Friday, August 21, 2009

Actor's Diary: Off the Page

Bryce Pinkham will be playing the roles of Brother Vaughn, Pete Davenport and Felix Barclay in The Orphans' Home Cycle

“Well that was a cluster$^@&!” quips Michael Wilson, our director, after an initial pass at a particular scene in the first play. So far, we have more questions than answers. The first two of our nine plays have never been given a stage production. As a result we have been spending the majority of rehearsals helping these plays take their first steps off the page. For Michael Wilson and many others in our company, this rehearsal process sadly marks the first time that Horton Foote has not been in the room to lend his insight and clarity to the work. We halt often to interpret and clarify the subtleties in his writing. The majority of this interpretive responsibility lands on our director as well as Horton’s daughter, Hallie. Every few minutes in rehearsal these two huddle to discuss what Horton’s intentions were with a particular scene or storyline. They often consult the book containing Horton’s full-length plays, which we have affectionately begun to refer to as “the Bible,” as well as the Foote family photo albums and scrapbooks that now live in our rehearsal room.

Michael Wilson and Hallie Foote consult the script in rehearsals for Orphans' Home Cycle

As an actor, it is easy to feel intimidated at this point in the process. Respect and reverence for our playwright’s words can easily turn into a fear of “getting it wrong.” It is easy to forget that at this early stage there is no ‘right’ or ‘wrong’, and that any choice is better than none at all. I am told that when Horton was in the room he was always encouraged by what each particular actor brought to his plays. “It felt like he was in the trenches with us,” one actress tells me, “and he loved nothing better than watching a group of actors take a scene above and beyond where he ever imagined it in his head.” Originally an actor himself, Horton surely would have enjoyed, as I have, watching the veteran actors in our present company begin to take responsibility for more than just their parts.

In a recent rehearsal, one actor stops a scene to raise a question about a particular line: “Our best friend is dying, why am I talking about the weather?” Twenty minutes later, the entire room is engaged in a heated discussion about the subtext of a particular scene that involves two feuding families. As actors begin to side with their characters, the feuding Thornton and Robedaux families of Roots in a Parched Ground suddenly come to life: “Everything is going to shit for us! We’re talking about a quaint veneer over total chaos and panic!” I am fascinated as actors not even involved in this particular scene begin to chime in as well: “There is nothing more boring than general bullshit- the stakes are so high in these people’s lives!” Soon, the discussion of our trilogy’s first act has given way to an even greater examination of human truths: “How many people get to the end of their lives and are happy with the way things went?” Audible exhales escape from several around me. I think we all realize we’ve tapped into something essential about Horton’s plays- and all from an initial question about the weather.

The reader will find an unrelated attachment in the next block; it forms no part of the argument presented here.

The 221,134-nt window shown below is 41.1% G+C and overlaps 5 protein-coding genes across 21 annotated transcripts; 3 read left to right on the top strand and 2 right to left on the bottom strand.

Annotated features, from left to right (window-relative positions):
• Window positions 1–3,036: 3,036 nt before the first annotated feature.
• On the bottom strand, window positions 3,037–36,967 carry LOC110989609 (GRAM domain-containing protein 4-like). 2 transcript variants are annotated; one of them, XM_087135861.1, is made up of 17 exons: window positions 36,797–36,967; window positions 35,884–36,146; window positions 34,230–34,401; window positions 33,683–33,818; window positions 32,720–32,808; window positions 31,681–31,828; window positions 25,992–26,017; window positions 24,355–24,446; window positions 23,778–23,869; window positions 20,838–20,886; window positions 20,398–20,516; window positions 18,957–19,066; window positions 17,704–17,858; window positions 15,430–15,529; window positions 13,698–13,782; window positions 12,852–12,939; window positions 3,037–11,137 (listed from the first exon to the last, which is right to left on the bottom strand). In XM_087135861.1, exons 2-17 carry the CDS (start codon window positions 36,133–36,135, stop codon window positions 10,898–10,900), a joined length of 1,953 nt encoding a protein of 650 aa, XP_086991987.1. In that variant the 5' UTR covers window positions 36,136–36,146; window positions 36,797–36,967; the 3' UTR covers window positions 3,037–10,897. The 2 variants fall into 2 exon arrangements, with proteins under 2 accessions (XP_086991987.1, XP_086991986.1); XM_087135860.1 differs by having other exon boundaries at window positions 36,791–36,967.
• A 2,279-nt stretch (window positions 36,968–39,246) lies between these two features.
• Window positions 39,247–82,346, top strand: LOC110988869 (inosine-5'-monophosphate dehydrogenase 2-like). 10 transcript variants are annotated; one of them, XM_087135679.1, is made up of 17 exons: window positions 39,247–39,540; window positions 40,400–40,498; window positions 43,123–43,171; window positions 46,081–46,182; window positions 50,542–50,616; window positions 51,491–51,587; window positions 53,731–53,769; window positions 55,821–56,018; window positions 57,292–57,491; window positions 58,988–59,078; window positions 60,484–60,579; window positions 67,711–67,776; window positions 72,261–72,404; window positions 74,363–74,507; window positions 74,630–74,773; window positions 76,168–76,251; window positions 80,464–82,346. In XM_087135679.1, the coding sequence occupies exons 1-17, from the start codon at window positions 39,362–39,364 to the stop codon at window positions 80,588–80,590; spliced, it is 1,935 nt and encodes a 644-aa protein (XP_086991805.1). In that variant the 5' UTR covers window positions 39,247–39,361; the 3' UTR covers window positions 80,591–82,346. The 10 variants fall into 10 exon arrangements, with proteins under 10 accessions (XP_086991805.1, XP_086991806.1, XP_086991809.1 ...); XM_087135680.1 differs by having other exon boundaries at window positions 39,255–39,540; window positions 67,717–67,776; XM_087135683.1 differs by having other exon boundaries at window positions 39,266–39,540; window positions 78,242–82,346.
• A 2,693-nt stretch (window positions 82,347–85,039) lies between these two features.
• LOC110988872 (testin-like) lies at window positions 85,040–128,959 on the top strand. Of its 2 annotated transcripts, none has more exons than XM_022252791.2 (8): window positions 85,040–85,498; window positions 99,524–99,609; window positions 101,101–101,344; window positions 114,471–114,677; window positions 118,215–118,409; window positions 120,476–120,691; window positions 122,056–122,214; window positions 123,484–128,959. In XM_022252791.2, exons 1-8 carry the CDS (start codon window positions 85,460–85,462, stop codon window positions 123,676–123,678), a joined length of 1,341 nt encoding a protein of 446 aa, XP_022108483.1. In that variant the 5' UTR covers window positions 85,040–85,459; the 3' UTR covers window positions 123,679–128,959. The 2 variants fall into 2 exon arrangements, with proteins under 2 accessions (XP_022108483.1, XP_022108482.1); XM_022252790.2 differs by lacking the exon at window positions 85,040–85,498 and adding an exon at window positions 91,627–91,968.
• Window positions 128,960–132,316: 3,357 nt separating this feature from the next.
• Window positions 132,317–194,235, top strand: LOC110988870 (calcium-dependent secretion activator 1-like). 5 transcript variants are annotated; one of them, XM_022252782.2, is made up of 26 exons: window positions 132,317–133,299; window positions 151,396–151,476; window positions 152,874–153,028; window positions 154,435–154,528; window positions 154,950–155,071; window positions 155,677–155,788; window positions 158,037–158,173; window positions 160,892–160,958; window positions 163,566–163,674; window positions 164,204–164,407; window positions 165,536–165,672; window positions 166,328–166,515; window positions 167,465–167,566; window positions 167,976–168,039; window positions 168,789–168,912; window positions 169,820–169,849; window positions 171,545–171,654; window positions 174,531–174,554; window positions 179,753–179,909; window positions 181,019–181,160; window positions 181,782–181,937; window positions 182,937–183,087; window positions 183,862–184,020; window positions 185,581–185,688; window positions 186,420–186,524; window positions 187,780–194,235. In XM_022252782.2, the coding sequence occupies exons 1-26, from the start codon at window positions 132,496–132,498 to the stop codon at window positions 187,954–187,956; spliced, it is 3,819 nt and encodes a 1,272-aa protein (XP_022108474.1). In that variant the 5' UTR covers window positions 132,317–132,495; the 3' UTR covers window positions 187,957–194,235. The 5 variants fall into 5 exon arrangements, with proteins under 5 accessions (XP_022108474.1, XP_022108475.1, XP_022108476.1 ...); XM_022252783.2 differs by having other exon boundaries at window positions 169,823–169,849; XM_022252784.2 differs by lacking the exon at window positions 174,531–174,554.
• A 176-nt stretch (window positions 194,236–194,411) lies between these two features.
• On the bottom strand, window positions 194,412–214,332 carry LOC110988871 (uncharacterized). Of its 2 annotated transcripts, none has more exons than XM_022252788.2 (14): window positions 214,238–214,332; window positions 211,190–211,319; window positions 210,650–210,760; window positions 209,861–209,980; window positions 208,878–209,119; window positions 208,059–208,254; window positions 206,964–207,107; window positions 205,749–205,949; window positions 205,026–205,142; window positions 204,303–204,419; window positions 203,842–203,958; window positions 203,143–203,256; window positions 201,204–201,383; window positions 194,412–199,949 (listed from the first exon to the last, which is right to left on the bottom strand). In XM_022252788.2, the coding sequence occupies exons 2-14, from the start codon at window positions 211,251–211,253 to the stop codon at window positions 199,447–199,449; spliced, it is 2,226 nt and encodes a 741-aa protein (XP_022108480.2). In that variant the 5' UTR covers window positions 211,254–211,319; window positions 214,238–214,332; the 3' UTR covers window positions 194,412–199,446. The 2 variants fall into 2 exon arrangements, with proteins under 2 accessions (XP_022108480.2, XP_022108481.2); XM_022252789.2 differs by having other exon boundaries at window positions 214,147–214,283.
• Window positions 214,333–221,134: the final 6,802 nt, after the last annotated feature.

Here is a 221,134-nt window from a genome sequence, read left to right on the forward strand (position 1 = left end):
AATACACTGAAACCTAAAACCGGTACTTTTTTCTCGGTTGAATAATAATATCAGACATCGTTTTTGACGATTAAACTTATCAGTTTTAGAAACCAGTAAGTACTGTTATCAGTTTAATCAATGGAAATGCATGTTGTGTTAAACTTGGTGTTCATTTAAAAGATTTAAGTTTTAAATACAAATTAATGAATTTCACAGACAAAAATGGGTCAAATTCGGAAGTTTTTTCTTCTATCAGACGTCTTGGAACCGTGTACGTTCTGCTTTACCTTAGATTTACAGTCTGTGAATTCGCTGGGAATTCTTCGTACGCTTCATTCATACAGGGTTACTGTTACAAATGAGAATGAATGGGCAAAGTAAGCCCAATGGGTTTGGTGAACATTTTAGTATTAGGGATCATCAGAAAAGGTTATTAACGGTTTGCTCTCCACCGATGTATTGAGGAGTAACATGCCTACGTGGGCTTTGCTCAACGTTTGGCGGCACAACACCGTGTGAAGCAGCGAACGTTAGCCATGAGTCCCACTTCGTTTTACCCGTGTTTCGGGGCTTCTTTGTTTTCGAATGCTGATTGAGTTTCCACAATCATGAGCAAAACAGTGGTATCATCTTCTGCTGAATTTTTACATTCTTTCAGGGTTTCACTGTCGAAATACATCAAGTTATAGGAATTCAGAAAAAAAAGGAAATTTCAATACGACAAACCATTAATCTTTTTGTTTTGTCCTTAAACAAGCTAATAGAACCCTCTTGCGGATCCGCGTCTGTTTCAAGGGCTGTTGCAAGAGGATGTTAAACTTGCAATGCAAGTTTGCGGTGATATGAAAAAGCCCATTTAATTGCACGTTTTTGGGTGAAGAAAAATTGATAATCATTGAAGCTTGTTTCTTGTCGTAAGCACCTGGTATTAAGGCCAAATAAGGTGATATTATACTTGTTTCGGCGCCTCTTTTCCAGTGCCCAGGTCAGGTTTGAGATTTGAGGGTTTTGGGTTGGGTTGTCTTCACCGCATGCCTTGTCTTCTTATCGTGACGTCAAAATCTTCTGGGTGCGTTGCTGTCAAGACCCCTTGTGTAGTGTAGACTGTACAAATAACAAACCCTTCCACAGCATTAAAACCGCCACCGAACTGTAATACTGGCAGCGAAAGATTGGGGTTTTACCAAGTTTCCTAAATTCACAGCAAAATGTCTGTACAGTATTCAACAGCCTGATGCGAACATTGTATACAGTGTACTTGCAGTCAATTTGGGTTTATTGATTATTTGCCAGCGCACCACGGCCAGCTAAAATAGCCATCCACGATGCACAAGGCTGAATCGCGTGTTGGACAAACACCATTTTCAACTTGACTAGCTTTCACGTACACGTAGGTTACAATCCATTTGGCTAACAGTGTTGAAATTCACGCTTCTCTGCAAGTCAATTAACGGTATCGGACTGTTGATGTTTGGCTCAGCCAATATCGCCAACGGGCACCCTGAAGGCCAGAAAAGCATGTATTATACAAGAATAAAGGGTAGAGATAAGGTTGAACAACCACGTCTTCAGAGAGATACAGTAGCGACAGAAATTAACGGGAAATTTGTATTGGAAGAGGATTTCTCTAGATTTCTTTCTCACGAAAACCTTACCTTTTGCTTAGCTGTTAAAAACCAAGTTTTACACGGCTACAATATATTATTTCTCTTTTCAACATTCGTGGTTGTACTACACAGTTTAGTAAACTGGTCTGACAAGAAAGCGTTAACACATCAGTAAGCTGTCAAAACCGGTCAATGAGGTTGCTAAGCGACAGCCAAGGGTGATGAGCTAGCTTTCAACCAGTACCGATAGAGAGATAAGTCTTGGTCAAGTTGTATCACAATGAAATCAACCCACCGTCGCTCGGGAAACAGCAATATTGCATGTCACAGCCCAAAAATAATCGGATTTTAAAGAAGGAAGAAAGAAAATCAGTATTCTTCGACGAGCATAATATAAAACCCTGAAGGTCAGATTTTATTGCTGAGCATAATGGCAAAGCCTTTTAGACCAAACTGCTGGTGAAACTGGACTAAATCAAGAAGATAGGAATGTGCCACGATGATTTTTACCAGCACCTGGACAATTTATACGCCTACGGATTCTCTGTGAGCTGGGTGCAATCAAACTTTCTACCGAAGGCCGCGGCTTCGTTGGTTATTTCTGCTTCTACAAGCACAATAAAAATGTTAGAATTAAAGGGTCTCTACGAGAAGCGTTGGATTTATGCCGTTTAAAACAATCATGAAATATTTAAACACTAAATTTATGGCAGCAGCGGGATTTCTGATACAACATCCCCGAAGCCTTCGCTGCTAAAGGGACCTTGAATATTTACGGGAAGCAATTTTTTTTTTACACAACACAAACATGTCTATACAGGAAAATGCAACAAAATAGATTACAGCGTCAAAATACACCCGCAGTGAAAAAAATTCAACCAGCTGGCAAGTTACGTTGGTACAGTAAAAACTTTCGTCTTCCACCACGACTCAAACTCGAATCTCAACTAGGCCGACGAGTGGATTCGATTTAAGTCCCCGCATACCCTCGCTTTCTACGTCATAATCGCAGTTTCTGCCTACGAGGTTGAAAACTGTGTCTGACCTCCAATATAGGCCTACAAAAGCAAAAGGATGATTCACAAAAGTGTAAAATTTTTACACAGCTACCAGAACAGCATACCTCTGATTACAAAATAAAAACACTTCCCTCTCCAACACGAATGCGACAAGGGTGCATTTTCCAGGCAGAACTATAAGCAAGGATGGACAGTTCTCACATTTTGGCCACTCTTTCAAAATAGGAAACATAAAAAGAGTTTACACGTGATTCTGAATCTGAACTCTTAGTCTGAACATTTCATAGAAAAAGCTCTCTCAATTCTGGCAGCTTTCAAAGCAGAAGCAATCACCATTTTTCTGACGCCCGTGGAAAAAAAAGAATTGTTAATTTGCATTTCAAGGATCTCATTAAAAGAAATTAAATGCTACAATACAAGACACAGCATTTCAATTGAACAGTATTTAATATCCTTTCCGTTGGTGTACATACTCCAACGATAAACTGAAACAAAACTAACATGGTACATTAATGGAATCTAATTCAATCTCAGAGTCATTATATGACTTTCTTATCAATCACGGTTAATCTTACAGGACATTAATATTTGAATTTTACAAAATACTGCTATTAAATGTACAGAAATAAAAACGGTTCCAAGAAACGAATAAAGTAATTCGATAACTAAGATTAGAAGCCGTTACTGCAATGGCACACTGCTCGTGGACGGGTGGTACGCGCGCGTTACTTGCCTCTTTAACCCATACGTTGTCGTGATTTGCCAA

Upon reflection, I am reminded of the importance of “speaking up.” Too often I think actors, especially of my generation, are afraid of what one of my teachers would call “disturbing the air” in the room. Yes, our playwright’s words are sacred, but as I learned from watching my more experienced peers today, we as a company must take ownership of what we are saying and not be fearful of disagreement. At the end of our lengthy deliberation, Michael Wilson assures us that we have not wasted our precious rehearsal time: “These are the discussions we must have- they make the play get to the center of your soul.” It’s nice to be reminded that we are not just here to say the words, but that our agency as actors is not only real, but in fact necessary.

Monday, August 17, 2009

Photos: In Rehearsal with Orphans' Home Cycle

The Rehearsal Room

Rehearsing three plays at once is no easy feat, so the cast and crew of Orphans' Home Cycle are hard at work in Hartford getting ready for performances at Hartford Stage beginning September 3rd and Signature Theatre beginning November 5th. Below are some pictures of the team at work.

All photos by Gregory Costanzo.

Maggie Lacey (Elizabeth Robedaux, Inez Thornton) and Director Michael Wilson

Bill Heck (Horace Robedaux)

Michael Wilson and Hallie Foote (Mrs. Vaughn, Mrs. Robedaux, Asa Vaughn, Lola Reeves)

Stephen Plunkett (Terrance Robedaux, Will Kidder, Archie Hall, Steve Tyler)

Pamela Payton-Wright (Ruth Amos, Sarah Vaughn, Aunt Inez, Mrs. Coons)

Stage Manager Cole Bonenberger